David Attenborough Says U.S. Attitude on Climate Change Is 'Outdated' and 'Will Be Overcome'

David Attenborough said Donald Trump and the United States' attitude toward climate change was outdated and "will be overcome" in an interview with the BBC program Newsnight.

The 92-year-old broadcaster and naturalist, whose documentaries address issues facing the environment, said that up until around five years ago he felt "very pessimistic" about the state of the planet and mankind's impact on it. However, the Paris Agreement changed his mind.

"[It] seemed at the time to be—at last—nations coming to their senses," he said.

Following the election of President Donald Trump, the United States withdrew from the agreement and the commitments made by Trump's predecessor, Barack Obama. "The Paris climate accord is simply the latest example of Washington entering into an agreement that disadvantages the United States to the exclusive benefit of other countries," Trump said at the time. "The United States will cease all implementation of the non-binding Paris Accord and the draconian financial and economic burdens the agreement imposes on our country."

The move was widely condemned by scientists and environmentalists. Former United Nations secretary Ban Ki-moon told The Guardian the decision posed a "serious problem" that damaged the global effort to reduce greenhouse gas emissions.

Attenborough, however, was less concerned with Trump's decisions. "It is true that Donald Trump doesn't go along with [the Paris Agreement], and to what extent the United States is going to withdraw from it, we'll see," he said. "My suspicion is that people will realize that actually the United States—that attitude—is outdated and doesn't apply anymore, and I think will be overcome."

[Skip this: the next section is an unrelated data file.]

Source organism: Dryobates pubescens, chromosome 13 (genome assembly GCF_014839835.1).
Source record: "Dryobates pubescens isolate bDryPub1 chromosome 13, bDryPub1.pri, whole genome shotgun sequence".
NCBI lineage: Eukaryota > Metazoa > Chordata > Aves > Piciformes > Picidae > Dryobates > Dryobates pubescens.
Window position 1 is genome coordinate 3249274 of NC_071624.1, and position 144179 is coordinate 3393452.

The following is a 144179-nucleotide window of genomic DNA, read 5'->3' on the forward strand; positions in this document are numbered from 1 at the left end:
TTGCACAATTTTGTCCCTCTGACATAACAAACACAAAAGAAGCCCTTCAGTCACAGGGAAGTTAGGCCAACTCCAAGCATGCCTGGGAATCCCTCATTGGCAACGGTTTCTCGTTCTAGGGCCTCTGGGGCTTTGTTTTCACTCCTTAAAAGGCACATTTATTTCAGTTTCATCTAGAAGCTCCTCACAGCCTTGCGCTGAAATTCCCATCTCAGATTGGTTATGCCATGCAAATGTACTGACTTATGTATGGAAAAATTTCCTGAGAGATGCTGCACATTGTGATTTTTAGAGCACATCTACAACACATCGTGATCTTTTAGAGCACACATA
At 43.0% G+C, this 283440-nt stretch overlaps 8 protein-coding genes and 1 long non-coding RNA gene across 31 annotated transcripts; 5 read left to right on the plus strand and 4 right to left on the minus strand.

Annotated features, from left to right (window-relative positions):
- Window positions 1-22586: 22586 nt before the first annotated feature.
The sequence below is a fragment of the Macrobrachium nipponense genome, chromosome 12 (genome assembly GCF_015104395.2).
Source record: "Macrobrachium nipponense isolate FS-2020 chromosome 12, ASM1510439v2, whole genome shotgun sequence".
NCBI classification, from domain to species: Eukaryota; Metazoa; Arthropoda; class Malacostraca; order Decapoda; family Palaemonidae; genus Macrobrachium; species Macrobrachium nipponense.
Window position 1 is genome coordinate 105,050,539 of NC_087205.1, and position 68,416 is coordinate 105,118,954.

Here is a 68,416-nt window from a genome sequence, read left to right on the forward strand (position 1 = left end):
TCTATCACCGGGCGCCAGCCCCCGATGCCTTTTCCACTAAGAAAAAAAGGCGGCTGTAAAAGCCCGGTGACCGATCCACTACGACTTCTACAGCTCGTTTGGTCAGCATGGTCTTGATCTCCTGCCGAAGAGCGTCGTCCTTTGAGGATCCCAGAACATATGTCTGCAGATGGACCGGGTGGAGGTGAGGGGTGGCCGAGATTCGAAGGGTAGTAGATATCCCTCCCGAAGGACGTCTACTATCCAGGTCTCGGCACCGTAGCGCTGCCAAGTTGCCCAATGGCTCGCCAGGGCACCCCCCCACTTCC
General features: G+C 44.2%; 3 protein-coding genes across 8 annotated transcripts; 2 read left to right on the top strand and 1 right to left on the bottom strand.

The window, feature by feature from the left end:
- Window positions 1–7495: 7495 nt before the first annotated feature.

Attenborough also said that humans need to limit the global population. It is estimated that by 2100 there will be 11.2 billion people living on Earth. That, Attenborough said, is partly because people are living longer than ever before. He said that to some extent the population problem will stabilize naturally—but that it would probably be "at a rather higher level than the Earth can really accommodate."

Attenborough's comments arrived as the Intergovernmental Panel on Climate Change (IPCC) released its report into the current state of the Paris Agreement. Jim Skea, co-chair of IPCC's Working Group, said that if we are to meet the target to limit global warming to 1.5 degrees Centigrade, "unprecedented changes" would have to be made.

The report found that anthropogenic emissions would need to reach "net zero" by 2050 if we are to meet this target. This would mean any emissions would have to be balanced out by removing carbon dioxide from the atmosphere. "Limiting warming to 1.5 degrees Centigrade is possible within the laws of chemistry and physics, but doing so would require unprecedented changes," Skea said in a statement.